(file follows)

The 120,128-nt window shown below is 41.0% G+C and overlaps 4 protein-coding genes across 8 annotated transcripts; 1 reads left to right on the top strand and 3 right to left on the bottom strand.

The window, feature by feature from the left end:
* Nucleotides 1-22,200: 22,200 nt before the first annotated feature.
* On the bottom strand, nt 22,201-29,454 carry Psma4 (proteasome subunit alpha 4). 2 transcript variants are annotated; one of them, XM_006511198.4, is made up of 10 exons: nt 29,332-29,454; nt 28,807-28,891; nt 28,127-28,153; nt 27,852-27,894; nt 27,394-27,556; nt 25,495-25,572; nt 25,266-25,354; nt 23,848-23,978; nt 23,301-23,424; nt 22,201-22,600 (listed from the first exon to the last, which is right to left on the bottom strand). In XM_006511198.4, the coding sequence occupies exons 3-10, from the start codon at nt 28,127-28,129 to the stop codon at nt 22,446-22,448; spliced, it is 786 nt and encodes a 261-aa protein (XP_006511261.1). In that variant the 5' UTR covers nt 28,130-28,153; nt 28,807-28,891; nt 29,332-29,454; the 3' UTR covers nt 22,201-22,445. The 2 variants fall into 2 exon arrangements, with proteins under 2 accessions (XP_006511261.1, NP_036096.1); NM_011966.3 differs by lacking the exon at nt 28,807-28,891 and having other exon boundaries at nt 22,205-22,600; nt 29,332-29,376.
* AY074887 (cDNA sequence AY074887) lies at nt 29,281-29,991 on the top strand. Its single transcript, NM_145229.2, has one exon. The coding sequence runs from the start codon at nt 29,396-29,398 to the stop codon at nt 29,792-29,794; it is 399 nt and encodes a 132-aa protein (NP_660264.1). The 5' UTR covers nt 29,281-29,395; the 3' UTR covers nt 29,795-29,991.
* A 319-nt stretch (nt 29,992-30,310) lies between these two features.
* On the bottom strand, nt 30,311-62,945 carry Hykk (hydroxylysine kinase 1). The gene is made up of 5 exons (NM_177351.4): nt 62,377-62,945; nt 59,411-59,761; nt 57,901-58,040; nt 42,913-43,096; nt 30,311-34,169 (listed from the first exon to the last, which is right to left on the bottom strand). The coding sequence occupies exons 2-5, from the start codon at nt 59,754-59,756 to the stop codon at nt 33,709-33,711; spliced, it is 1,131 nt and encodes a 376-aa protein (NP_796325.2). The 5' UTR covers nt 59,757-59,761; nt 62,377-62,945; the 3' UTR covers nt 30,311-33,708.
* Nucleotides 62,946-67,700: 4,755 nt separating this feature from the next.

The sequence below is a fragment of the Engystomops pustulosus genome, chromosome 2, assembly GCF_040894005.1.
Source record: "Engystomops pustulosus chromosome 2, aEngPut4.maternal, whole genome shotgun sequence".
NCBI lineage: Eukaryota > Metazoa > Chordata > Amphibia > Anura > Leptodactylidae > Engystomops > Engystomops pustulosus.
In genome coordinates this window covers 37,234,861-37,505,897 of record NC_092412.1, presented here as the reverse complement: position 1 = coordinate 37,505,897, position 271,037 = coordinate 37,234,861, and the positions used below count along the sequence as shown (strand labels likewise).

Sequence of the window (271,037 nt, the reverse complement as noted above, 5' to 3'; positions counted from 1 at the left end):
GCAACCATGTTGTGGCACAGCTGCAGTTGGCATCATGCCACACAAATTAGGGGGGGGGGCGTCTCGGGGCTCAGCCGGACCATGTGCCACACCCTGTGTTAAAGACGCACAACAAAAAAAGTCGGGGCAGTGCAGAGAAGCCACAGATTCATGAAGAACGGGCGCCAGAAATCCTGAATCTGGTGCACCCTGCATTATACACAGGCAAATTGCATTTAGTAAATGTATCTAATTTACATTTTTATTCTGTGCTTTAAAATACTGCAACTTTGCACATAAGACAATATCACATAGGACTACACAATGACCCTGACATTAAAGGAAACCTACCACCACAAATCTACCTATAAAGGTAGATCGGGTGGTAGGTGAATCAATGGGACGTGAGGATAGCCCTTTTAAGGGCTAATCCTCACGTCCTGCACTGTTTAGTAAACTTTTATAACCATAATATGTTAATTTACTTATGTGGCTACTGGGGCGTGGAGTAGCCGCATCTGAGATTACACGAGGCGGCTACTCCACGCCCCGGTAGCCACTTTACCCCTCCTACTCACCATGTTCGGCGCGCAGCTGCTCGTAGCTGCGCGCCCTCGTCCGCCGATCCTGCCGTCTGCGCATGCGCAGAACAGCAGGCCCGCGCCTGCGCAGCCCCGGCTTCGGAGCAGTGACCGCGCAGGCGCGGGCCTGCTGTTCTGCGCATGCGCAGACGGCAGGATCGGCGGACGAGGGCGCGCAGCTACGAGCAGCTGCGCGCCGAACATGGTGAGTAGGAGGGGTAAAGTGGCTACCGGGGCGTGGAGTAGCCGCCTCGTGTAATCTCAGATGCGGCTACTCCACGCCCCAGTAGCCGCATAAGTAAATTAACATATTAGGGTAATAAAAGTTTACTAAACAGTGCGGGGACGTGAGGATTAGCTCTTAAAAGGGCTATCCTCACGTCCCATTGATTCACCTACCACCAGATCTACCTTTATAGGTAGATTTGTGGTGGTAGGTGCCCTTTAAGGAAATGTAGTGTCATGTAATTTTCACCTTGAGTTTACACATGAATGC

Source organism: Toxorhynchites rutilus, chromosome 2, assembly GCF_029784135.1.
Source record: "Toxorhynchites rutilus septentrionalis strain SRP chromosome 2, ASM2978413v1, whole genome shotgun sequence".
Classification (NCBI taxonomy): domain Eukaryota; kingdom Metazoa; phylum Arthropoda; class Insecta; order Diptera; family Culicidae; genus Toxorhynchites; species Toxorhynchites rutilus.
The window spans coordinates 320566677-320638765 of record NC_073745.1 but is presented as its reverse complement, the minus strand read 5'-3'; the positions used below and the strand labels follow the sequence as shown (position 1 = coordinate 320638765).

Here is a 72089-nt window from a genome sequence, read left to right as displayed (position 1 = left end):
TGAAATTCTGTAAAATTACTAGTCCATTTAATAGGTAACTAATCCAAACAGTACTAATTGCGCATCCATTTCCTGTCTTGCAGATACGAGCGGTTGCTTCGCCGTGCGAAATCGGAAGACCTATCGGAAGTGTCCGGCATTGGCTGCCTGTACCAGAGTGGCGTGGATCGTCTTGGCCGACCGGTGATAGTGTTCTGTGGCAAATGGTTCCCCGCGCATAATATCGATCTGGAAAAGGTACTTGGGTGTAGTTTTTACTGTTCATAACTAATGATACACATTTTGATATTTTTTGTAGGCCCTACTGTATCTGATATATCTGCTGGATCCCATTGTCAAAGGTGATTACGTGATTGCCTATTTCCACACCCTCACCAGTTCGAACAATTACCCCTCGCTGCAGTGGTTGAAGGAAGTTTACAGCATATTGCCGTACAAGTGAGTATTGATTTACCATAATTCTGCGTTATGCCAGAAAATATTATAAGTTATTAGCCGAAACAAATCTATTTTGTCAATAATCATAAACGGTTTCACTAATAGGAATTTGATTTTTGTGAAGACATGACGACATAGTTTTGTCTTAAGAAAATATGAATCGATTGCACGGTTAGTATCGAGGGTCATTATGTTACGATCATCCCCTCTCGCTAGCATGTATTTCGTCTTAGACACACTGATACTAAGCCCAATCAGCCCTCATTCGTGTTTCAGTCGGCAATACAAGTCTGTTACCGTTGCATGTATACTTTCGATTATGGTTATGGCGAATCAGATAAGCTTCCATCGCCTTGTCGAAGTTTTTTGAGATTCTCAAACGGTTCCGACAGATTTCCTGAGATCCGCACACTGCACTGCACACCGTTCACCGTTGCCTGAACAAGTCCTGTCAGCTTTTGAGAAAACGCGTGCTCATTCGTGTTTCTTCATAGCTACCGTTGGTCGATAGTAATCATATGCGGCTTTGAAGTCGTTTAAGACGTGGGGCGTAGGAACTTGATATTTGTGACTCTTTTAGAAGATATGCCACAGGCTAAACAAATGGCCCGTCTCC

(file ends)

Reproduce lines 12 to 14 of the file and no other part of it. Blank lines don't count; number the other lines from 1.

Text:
In genome coordinates this window covers 37,234,861-37,505,897 of record NC_092412.1, presented here as the reverse complement: position 1 = coordinate 37,505,897, position 271,037 = coordinate 37,234,861, and the positions used below count along the sequence as shown (strand labels likewise).

Sequence of the window (271,037 nt, the reverse complement as noted above, 5' to 3'; positions counted from 1 at the left end):
GCAACCATGTTGTGGCACAGCTGCAGTTGGCATCATGCCACACAAATTAGGGGGGGGGGCGTCTCGGGGCTCAGCCGGACCATGTGCCACACCCTGTGTTAAAGACGCACAACAAAAAAAGTCGGGGCAGTGCAGAGAAGCCACAGATTCATGAAGAACGGGCGCCAGAAATCCTGAATCTGGTGCACCCTGCATTATACACAGGCAAATTGCATTTAGTAAATGTATCTAATTTACATTTTTATTCTGTGCTTTAAAATACTGCAACTTTGCACATAAGACAATATCACATAGGACTACACAATGACCCTGACATTAAAGGAAACCTACCACCACAAATCTACCTATAAAGGTAGATCGGGTGGTAGGTGAATCAATGGGACGTGAGGATAGCCCTTTTAAGGGCTAATCCTCACGTCCTGCACTGTTTAGTAAACTTTTATAACCATAATATGTTAATTTACTTATGTGGCTACTGGGGCGTGGAGTAGCCGCATCTGAGATTACACGAGGCGGCTACTCCACGCCCCGGTAGCCACTTTACCCCTCCTACTCACCATGTTCGGCGCGCAGCTGCTCGTAGCTGCGCGCCCTCGTCCGCCGATCCTGCCGTCTGCGCATGCGCAGAACAGCAGGCCCGCGCCTGCGCAGCCCCGGCTTCGGAGCAGTGACCGCGCAGGCGCGGGCCTGCTGTTCTGCGCATGCGCAGACGGCAGGATCGGCGGACGAGGGCGCGCAGCTACGAGCAGCTGCGCGCCGAACATGGTGAGTAGGAGGGGTAAAGTGGCTACCGGGGCGTGGAGTAGCCGCCTCGTGTAATCTCAGATGCGGCTACTCCACGCCCCAGTAGCCGCATAAGTAAATTAACATATTAGGGTAATAAAAGTTTACTAAACAGTGCGGGGACGTGAGGATTAGCTCTTAAAAGGGCTATCCTCACGTCCCATTGATTCACCTACCACCAGATCTACCTTTATAGGTAGATTTGTGGTGGTAGGTGCCCTTTAAGGAAATGTAGTGTCATGTAATTTTCACCTTGAGTTTACACATGAATGC